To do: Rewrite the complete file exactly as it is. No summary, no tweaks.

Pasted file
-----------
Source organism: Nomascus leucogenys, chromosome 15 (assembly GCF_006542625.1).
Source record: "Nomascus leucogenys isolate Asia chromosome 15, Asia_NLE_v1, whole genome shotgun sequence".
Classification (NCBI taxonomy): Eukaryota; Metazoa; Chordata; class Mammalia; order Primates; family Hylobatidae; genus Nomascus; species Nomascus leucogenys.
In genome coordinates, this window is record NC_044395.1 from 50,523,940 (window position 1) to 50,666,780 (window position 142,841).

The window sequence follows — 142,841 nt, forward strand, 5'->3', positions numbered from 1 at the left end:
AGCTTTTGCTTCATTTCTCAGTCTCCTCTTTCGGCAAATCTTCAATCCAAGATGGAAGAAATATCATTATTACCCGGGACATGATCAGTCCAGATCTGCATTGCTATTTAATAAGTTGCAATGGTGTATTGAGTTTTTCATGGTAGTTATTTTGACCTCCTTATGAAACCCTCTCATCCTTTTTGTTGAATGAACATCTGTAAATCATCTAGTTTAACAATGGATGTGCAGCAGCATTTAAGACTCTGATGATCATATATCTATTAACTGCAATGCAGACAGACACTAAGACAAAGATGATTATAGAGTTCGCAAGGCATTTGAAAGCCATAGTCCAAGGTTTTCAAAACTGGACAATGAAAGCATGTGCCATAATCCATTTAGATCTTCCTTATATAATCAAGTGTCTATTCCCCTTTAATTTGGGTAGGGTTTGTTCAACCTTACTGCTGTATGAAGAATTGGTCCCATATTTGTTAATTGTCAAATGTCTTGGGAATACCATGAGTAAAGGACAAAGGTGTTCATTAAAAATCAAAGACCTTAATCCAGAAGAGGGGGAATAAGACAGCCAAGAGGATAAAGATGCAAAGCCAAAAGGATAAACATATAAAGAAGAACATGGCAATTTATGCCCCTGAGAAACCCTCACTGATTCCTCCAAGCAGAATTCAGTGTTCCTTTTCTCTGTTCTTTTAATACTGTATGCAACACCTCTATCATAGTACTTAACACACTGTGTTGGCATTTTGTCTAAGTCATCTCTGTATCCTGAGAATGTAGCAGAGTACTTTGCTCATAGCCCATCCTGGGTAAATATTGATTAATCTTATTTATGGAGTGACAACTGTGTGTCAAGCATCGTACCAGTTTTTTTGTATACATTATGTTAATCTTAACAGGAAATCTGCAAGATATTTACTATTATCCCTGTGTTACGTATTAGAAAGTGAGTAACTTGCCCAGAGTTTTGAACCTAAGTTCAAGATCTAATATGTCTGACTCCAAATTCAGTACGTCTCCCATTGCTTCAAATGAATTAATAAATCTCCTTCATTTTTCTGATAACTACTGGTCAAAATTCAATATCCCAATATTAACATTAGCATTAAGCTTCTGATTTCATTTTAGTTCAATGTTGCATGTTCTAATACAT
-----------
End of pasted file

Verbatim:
Source organism: Nomascus leucogenys, chromosome 15 (assembly GCF_006542625.1).
Source record: "Nomascus leucogenys isolate Asia chromosome 15, Asia_NLE_v1, whole genome shotgun sequence".
Classification (NCBI taxonomy): Eukaryota; Metazoa; Chordata; class Mammalia; order Primates; family Hylobatidae; genus Nomascus; species Nomascus leucogenys.
In genome coordinates, this window is record NC_044395.1 from 50,523,940 (window position 1) to 50,666,780 (window position 142,841).

The window sequence follows — 142,841 nt, forward strand, 5'->3', positions numbered from 1 at the left end:
AGCTTTTGCTTCATTTCTCAGTCTCCTCTTTCGGCAAATCTTCAATCCAAGATGGAAGAAATATCATTATTACCCGGGACATGATCAGTCCAGATCTGCATTGCTATTTAATAAGTTGCAATGGTGTATTGAGTTTTTCATGGTAGTTATTTTGACCTCCTTATGAAACCCTCTCATCCTTTTTGTTGAATGAACATCTGTAAATCATCTAGTTTAACAATGGATGTGCAGCAGCATTTAAGACTCTGATGATCATATATCTATTAACTGCAATGCAGACAGACACTAAGACAAAGATGATTATAGAGTTCGCAAGGCATTTGAAAGCCATAGTCCAAGGTTTTCAAAACTGGACAATGAAAGCATGTGCCATAATCCATTTAGATCTTCCTTATATAATCAAGTGTCTATTCCCCTTTAATTTGGGTAGGGTTTGTTCAACCTTACTGCTGTATGAAGAATTGGTCCCATATTTGTTAATTGTCAAATGTCTTGGGAATACCATGAGTAAAGGACAAAGGTGTTCATTAAAAATCAAAGACCTTAATCCAGAAGAGGGGGAATAAGACAGCCAAGAGGATAAAGATGCAAAGCCAAAAGGATAAACATATAAAGAAGAACATGGCAATTTATGCCCCTGAGAAACCCTCACTGATTCCTCCAAGCAGAATTCAGTGTTCCTTTTCTCTGTTCTTTTAATACTGTATGCAACACCTCTATCATAGTACTTAACACACTGTGTTGGCATTTTGTCTAAGTCATCTCTGTATCCTGAGAATGTAGCAGAGTACTTTGCTCATAGCCCATCCTGGGTAAATATTGATTAATCTTATTTATGGAGTGACAACTGTGTGTCAAGCATCGTACCAGTTTTTTTGTATACATTATGTTAATCTTAACAGGAAATCTGCAAGATATTTACTATTATCCCTGTGTTACGTATTAGAAAGTGAGTAACTTGCCCAGAGTTTTGAACCTAAGTTCAAGATCTAATATGTCTGACTCCAAATTCAGTACGTCTCCCATTGCTTCAAATGAATTAATAAATCTCCTTCATTTTTCTGATAACTACTGGTCAAAATTCAATATCCCAATATTAACATTAGCATTAAGCTTCTGATTTCATTTTAGTTCAATGTTGCATGTTCTAATACAT